It doesn’t happen a lot that I abandon a book, and surely there are much worse books that I did finish – I’m looking at you, Sandworms Of Dune. The debut of Seth Dickinson simply couldn’t hold my interest any longer, and reading it became a chore.
I had two main problems with The Traitor Baru Cormorant: I felt it tried too hard to be something it is not, and I couldn’t connect with any of the characters. There are multiple reasons for both issues.
The book is marketed as smart – written by “a lapsed student of neuroscience” – being full of political and economic intrigue. I expected more. To me, it felt rather uneventful, with the usual suspects lined up: colonialism, imperial conquest, etc. The book’s ‘original’ take on these tropes is economic conquest: the Masquerade – the Evil Empire of this tale – uses economy and finance as its tools of conquest. As such, The Traitor Baru Cormorant is very much a child of its time: the 2008 financial crisis has spiked an interest in economy and the mechanisms of debt. This seems interesting at first, until you realize that behind every (real world) economic treaty there is an army. Conquest by money and trade alone simply does not exist. Especially if the Empire also wants their religious and sexual mores enforced: that needs boots on the ground – people willing to punish, imprison, torture, kill. A region that is military powerful enough would never allow foreign religious and sexual law enforcement on their soil, not even of a trusted trade partner. What the Masquerade does is prey on regions that are already weak to begin with. So I didn’t feel this book was smart or insightful in how politics and conquest happen. Not at all. The book’s economical and monetary scheming is rudimentary at best. If you already understand inflation, you won’t learn a thing. That’s a problem, if one of the most important ways to get your book to stand out in today’s saturated market is economy.
The protagonist is presented as smart too. Baru Cormorant is dubbed a “savant” – that last name by the way seems to have been chosen because it sounds cool rather than out of internal necessity, none of the other characters in Baru’s homeworld are named with English words for wildlife. Anyhow, the master manipulator, the brainlord that outwits everybody, the heroic guy or girl that can learn lots of stuff in the blink of an eye is a risky type to write. It has become such a cliché that if one wants to use one, it’s better done right – I’m looking at you, Kvothe. Baru isn’t done right. She isn’t that smart. We are made to believe she is, because she does very well on her final exams. But school happens before page 20. After that, she hardly seems to be a prodigy: she is told what to do, a lot of the supposedly cunning plans she makes are proposed by others, she asks naive questions, she makes stupid mistakes, and it turns out she is mainly just a pawn in the scheming and plotting of others. She’s not the spider in the web, but just another victim. It’s the biggest flaw of the book.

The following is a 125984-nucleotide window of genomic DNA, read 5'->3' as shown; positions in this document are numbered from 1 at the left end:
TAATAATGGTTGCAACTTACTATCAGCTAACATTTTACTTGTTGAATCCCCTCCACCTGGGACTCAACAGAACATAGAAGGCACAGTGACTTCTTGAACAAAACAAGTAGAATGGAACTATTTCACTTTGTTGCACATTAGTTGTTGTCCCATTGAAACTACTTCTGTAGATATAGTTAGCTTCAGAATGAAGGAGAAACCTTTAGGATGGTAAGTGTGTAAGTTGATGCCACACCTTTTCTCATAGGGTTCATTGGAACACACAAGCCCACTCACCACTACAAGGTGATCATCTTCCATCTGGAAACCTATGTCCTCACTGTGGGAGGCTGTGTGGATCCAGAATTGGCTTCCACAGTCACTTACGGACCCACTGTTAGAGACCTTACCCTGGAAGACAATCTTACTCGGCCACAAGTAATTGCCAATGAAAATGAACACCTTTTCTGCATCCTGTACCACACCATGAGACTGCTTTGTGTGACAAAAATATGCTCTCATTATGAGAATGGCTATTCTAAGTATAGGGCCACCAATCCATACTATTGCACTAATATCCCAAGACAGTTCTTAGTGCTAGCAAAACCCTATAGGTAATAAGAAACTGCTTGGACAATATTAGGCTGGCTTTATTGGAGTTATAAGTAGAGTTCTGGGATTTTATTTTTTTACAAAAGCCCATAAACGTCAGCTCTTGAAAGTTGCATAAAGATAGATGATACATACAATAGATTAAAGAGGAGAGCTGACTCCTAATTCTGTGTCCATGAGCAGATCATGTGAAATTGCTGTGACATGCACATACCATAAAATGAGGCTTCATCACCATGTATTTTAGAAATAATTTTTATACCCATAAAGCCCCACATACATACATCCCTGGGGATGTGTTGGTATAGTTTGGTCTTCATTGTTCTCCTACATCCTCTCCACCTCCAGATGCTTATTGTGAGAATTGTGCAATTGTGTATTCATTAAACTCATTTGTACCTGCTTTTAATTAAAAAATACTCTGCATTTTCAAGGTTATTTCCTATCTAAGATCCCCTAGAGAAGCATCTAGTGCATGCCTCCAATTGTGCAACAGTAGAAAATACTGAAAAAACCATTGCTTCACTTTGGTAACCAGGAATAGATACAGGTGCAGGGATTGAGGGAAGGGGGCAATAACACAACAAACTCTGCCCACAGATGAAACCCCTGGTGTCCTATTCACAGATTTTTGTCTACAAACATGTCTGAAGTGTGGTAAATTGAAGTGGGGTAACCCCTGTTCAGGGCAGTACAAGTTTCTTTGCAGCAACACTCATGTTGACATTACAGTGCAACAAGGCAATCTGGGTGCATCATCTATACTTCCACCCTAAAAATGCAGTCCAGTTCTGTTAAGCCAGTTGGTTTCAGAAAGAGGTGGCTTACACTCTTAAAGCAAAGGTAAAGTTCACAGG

Because I was never convinced she was brilliant, it was hard to feel Baru as a real character: she just remained an attempt at a character. I didn’t connect with her, and I didn’t connect with any of the other characters either. That’s because of choices the author made. As an 18-year old, Baru is sent to be one of the three top civil servants in Aurdwynn, a supposedly complex region with 12 duchees. Aside from one or two, readers simply can’t connect to any of these Dukes or Duchesses: they don’t have an interesting backstory, nor are they introduced in the story in any memorable way. They don’t or hardly have distinguishing traits, yet the map at the beginning of the book does pretend so. They merely seem to function as backdrop themselves. The same goes for most of the other characters, if not all.
Because of these interchangeable characters, the plot is hard to follow at times. It’s not that it is complex like The Book Of The New Sun is complex – intentionally – but it’s complex because the story isn’t told that well.
Another thing that bothered me about Baru is that her initial motivation (revenge for her murdered father) seems to completely disappear as her power grows. Maybe that’s for a possible next installment?
The writing was plain and rather dry, with a lot of dialogue that wasn’t particularly noteworthy, not even savant wit to entertain the readers.
There was no magic whatsoever in this book. The same goes for fantastical creatures: no gods, ghosts, dragons nor goblins. If you require your fantasy to be magical, stay away from this book. An absent sense of wonder in a novel that is marketed as “epic fantasy” is a big problem, if you ask me.
The characters lack development.
The Traitor Baru Cormorant is the story of, indeed, a traitor. The title reveals too much, as I felt the rest of the book didn’t offer a lot as compensation for a story that is spoiled from the onset. I was bored and disappointed, but lots of people seem to like this, so your mileage may vary.
Note to self: Distrust anything Max Gladstone writes. He’s quoted on the back, calling this book “a poet’s Dune“. There’s more poetry in 2 random pages of Dune than there is in the 280 pages of this book I read.